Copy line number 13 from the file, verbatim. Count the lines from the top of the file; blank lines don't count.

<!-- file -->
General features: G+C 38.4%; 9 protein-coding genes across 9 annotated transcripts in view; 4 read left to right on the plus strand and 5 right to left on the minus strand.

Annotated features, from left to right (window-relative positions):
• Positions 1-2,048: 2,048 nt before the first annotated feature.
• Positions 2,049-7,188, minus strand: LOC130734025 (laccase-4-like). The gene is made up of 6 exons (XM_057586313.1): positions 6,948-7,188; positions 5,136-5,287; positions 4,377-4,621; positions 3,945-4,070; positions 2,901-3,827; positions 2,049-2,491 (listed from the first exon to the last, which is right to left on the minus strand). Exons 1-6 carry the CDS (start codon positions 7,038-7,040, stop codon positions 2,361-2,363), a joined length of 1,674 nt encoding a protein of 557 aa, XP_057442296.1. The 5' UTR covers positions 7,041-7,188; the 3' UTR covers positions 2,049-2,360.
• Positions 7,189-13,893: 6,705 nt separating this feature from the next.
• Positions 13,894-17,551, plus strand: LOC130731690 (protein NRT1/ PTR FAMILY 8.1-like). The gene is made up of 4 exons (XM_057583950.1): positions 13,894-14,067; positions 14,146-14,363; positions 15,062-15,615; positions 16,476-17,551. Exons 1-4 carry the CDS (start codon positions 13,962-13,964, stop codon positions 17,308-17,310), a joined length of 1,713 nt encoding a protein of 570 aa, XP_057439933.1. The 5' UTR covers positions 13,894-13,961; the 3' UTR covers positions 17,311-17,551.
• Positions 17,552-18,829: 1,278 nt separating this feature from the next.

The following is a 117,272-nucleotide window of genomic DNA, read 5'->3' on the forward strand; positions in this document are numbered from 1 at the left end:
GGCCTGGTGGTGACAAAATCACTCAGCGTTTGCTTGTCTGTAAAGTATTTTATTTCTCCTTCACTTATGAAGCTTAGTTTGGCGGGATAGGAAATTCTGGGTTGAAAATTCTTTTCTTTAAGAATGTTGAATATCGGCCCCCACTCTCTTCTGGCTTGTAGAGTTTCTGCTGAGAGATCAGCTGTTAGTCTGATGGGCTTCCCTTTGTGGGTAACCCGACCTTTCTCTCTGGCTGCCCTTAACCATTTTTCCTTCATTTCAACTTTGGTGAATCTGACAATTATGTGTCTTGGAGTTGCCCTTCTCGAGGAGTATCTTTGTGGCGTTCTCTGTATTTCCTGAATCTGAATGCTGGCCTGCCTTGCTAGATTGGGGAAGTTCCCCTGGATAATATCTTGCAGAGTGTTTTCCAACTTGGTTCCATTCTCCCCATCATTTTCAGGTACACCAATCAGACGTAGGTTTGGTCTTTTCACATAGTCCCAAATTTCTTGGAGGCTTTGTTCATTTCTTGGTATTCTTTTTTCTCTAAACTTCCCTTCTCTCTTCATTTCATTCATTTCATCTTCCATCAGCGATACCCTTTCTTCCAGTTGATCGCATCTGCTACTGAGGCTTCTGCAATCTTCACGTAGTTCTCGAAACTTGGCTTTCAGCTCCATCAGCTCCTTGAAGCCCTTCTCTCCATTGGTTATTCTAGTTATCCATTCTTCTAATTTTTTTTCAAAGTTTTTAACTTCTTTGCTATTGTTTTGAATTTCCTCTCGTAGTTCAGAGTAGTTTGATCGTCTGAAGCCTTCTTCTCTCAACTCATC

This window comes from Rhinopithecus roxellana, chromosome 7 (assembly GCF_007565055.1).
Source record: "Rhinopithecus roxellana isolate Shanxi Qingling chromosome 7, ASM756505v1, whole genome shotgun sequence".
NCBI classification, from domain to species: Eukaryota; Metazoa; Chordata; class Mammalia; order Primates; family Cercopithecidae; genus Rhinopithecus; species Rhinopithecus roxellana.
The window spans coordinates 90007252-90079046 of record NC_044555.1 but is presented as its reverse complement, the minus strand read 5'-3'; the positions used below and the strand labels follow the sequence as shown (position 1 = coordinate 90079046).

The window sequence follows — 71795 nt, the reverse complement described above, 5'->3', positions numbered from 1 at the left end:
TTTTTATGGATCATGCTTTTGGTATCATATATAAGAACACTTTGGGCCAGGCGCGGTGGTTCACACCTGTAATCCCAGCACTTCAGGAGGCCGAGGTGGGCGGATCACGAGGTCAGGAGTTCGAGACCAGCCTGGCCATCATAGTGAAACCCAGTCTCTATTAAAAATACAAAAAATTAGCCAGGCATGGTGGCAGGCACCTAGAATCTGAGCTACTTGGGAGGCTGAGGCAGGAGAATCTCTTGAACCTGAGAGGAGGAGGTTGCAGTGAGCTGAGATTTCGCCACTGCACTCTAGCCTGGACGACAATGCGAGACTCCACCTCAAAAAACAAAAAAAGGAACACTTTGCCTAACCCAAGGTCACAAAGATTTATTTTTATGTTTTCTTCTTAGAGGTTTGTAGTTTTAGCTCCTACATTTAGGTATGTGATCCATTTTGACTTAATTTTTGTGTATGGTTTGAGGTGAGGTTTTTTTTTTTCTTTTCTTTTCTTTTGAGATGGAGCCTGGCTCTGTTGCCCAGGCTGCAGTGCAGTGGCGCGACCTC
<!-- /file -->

The window spans coordinates 90007252-90079046 of record NC_044555.1 but is presented as its reverse complement, the minus strand read 5'-3'; the positions used below and the strand labels follow the sequence as shown (position 1 = coordinate 90079046).